This aircraft carrier skipper fled Iran as a child. Now he’s preparing to deploy amid heightened tensions.
The new skipper of one of America’s aircraft carriers fled Iran as a child.
Now, he’s preparing for a deployment that could take him back to the region at a time of heightened tensions between the two nations that helped mold him into who he is today.
Capt. Kavon Hakimzadeh took command of the USS Harry S. Truman in July, achieving a goal he set for himself 30 years ago after he first laid eyes on an aircraft carrier in Norfolk. Back then, he was a young sailor who’d joined the Navy straight out of high school to serve a country he had only lived in for about a decade.
His journey from Tehran to enlisted sailor to an officer in command of the ultimate symbol of American seapower is a story that he believes serves as a testament to the opportunities the United States provides.
Hakimzadeh (pronounced Ha-KEEM-za-day) was born in Texas to an American mother and an Iranian father, but moved to Iran when he was still a baby. He fondly remembers his childhood there during the 1970s.
He attended an international school where they spoke Farsi and English, kept the faith of his Southern Baptist mom and had uncles and cousins who lived nearby. At the time, Iran was pro-American and embraced many aspects of Western culture.
It was, as Hakimzadeh says, an “idyllic” childhood.
But that quickly changed during the Islamic Revolution in 1979.
He and his family were forced to flee to America when he was 11, his sister was 9 and his mother was seven-months pregnant. They were rushed onto an airplane as the airport was about to close, destined for a small town near Hattiesburg, Miss. where the son of one of his father’s business partners had agreed to take them in.
He said the weeks leading up to their departure were very much like the opening scenes in the 2012 Ben Affleck film “Argo,” which is based on the true story of the CIA’s efforts to rescue six Americans who were hiding in the Canadian embassy in Iran after the revolution.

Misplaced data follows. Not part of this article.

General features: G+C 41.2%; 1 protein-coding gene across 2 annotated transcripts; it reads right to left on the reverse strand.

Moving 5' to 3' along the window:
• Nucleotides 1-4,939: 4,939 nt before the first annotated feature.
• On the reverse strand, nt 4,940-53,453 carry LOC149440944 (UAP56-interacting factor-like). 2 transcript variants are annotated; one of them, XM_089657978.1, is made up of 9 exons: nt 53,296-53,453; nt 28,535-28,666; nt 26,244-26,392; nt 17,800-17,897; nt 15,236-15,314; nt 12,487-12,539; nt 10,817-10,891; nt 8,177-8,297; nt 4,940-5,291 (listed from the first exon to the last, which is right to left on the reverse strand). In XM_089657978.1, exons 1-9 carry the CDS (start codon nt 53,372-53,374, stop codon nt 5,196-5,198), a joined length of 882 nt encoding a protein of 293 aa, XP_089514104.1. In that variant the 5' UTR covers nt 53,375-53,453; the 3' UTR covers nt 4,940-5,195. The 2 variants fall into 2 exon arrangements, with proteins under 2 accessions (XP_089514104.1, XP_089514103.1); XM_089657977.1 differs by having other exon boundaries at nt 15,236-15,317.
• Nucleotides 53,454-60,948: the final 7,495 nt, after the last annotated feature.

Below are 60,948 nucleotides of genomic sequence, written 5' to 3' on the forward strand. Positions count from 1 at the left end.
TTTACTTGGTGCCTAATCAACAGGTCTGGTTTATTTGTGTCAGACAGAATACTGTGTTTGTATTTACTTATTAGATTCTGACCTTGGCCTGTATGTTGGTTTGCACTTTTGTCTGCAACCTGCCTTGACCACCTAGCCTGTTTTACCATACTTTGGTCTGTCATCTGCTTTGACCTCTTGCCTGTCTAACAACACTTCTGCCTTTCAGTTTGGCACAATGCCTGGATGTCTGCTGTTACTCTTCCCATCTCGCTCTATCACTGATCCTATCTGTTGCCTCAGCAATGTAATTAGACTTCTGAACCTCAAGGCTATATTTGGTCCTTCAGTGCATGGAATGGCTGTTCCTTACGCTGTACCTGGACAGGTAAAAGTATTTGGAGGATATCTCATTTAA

“It just happened to be a country in chaos, a country in revolution. And so as an 11-year-old it was a little traumatic to have life as you know it completely change like that,” Hakimzadeh said. “I think it is probably a lot to do with why I decided I wanted to serve and wanted to be in this line of work.”
Hakimzadeh enlisted in the Navy to take advantage of the opportunities the military provided and give back to a country he and his family love for all it’s done for them.
“Coming from the experiences we dealt with as a family … They’ve seen the alternative,” he said. “They strongly support what I do.”
Hakimzadeh is now preparing for the possibility that he could be called to return to the Middle East. His carrier strike group has already completed its last major pre-deployment exercise.
While the Navy doesn’t disclose where its ships plan to go or when, aircraft carriers are frequently used as a highly-visible deterrent when tensions flare up around the world. The aircraft carrier USS Abraham Lincoln is currently in the Middle East serving that purpose after Iran shot down an American drone and seized foreign oil tankers.
If the Truman is called to take the Lincoln’s place in the region, Hakimzadeh said he and his crew are prepared.
“There’s not some particular personal angst involved,” he said. “I’ve deployed there multiple times in the past.”
Hakimzadeh, whose call sign is “Hak,” spent much of his career as an E-2 Hawkeye flight officer based in Norfolk. He’s flown in combat zones in Iraq and Afghanistan and has completed eight operational deployments on seven different ships, earning the Bronze Star and Legion of Merit.
While he knows his last name is uncommon in the United States, in some ways it helps serve as an icebreaker when he’s deployed in the Middle East working with U.S allies or during port visits. Hakimzadeh still speaks a little Farsi and is always happy to tell his family’s story to those who want to know more:
“I love to tell people that it’s a testament to our merit-based Navy that a kid at 19, 20 years old can look at these things and go, ‘You know what? I want to command those one day.’ And it’s certainly a testament to the United States of America that a guy named Kavon Hakimzadeh can do that.”